Are you a coffee-badging boomerang employee? Workplace trends for 2024

It's another year of disruption for the corporate world as the likes of resenteeism, office peacocking and rage applying continue to be embraced by employees worldwide

Younger workers are influencing work trends as they demand more autonomy, control and flexibility in their jobs. Kobu Agency / Unsplash
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Remember the viral trends of quiet quitting, the Great Resignation and Bare Minimum Mondays?

Those buzzwords were coined after the Covid-19 pandemic transformed workplace trends, when millions of people worldwide realised there was no longer any need to glorify working long hours and “hustle culture”.

Millennial and Generation Z employees drove the popular trends as they sought a better work-life balance and pushed back against the traditional concept of a work environment.

“These new trends are now most commonly seen among younger workers who are demanding more autonomy, control and flexibility, aside from more pay and better benefits,” according to Esther Cohen, director of marketing at Workamajig, a project management software provider that has compiled a list of the most popular work trends on TikTok last year.

The world of work is changing fast. By 2027, businesses predict that 44 per cent of workers’ core skills will be disrupted, the World Economic Forum said in its Future of Jobs report last year.

Artificial intelligence is widely reported to be a key disrupter, but other factors, including the green transition and geoeconomic conditions, will also see “churn” for almost a quarter of jobs by 2027, the report added.

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Candid portrait of Arab businesswoman holding digital tablet at desk. Photo: Getty Images

Gen Z currently accounts for about two billion of the world’s population and is expected to represent 27 per cent of the workforce in OECD countries by 2025, according to the Organisation for Economic Co-operation and Development.

“Gen Z employees are really important to us because they are the future of our company,” says Sally Henderson, group head of talent at Zurich Insurance Group.

“But you need to understand and meet their expectations, which differ from other generations', and provide purposeful employee experiences, development and future careers. Do this, and you can attract amazing talent with new skills, innovative ideas and diverse perspectives.”

Here, we look at the top 15 workplace trends that are likely to take hold this year.

1. Four-day week

The four-day work week will go from being radical to routine in 2024, Gartner’s Future of Work Trends report predicts.

A talent shortage is making it more difficult to attract and retain employees, and organisations are evaluating whether shifting towards a condensed work week will meet growing employee expectations for flexibility, according to Gartner’s research.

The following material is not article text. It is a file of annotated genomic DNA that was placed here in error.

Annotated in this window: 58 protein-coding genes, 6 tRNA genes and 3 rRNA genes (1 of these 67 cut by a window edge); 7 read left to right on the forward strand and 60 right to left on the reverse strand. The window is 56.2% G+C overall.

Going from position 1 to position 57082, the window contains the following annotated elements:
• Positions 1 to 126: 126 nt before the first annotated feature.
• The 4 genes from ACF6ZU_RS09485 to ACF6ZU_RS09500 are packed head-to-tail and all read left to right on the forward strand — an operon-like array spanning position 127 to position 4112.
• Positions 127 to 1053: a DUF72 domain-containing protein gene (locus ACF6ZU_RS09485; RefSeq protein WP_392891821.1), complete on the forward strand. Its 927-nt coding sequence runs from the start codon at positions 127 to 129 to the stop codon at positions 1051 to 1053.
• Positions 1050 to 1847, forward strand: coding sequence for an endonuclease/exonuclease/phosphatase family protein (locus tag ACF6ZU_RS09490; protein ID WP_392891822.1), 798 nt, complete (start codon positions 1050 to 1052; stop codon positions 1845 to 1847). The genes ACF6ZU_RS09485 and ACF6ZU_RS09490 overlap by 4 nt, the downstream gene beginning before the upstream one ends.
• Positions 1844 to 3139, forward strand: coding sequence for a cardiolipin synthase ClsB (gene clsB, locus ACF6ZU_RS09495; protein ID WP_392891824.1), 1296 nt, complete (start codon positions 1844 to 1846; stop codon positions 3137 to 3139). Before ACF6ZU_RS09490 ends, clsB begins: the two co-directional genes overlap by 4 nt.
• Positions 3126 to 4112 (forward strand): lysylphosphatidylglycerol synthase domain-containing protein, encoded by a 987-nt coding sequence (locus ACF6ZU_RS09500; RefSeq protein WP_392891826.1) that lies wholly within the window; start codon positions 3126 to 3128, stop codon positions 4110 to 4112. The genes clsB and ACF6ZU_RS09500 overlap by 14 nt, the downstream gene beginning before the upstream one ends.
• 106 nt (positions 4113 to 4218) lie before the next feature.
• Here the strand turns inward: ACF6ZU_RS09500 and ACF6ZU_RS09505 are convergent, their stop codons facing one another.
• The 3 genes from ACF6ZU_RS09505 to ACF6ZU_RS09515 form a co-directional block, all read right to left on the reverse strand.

In fact, 63 per cent of candidates polled for the report rated the four-day week as the top innovative offering that would attract them to a job.

“Employers are mandating remote employees return to the office, but after years at home, these employees now have a sharper awareness of what coming into the office costs – in terms of time and money,” Gartner says.

“Without a resolution regarding who will bear the cost of work and why, return to office will remain contentious.”

Outlining its top 10 work trends for 2024, professional services network LinkedIn forecasts that employers and employees will agree a hybrid work schedule.

2. Skills overtake degrees

University degrees were the top requirement listed in past job descriptions, the Gartner report says.

However, in response to the tight labour market and declining graduation rates, organisations are shredding the “paper ceiling” and welcoming workers with alternative credentials, it adds.

Previously atypical career paths are also going mainstream, including rising retirement ages, mid-career breaks, shifts across industries and contingent (freelance or contract) work and other non-traditional employment models, according to Gartner.

3. Digital jobs continue to grow

By 2030, the number of global digital jobs is expected to rise to around 92 million, the WEF report estimates. These are generally higher-paid roles.

Digital jobs could help to balance skill shortages in higher-income countries, while boosting opportunities for younger workers in lower-income countries, the agency says.

4. More pop-up offices

LinkedIn recorded a drop in the number of fully remote job postings, down from a peak of 20 per cent in April 2022 to just 8 per cent in December 2023.

But employees' interest in accepting remote or hybrid jobs remains high, at about 46 per cent of job applications, the data shows.

Some countries are introducing pop-up offices for workers in response to the demand for hybrid roles.

For instance, some villages in Austria are paying for pop-up community office spaces because people don’t want to work from home and want to make use of other amenities close by, the World Economic Forum quoted Martin Kocher, Austria's Federal Minister of Labour and Economy, as saying.

Mr Kocher predicted the development of more pop-up office spaces away from company headquarters.

5. Resenteeism

This refers to the practice of employees staying in jobs where they're unhappy because they can't afford to quit, according to Workamajig.

Resenteeism is common when the employment market is uncertain and workers worry that they won't have job prospects elsewhere if they jump ship.

The word is a play on another workplace term, “presenteeism”, which refers to showing up to work for optics but not being fully productive.

Trends like resenteeism have emerged as a response to the “hustle culture”, which glorified overworking, says Ms Cohen.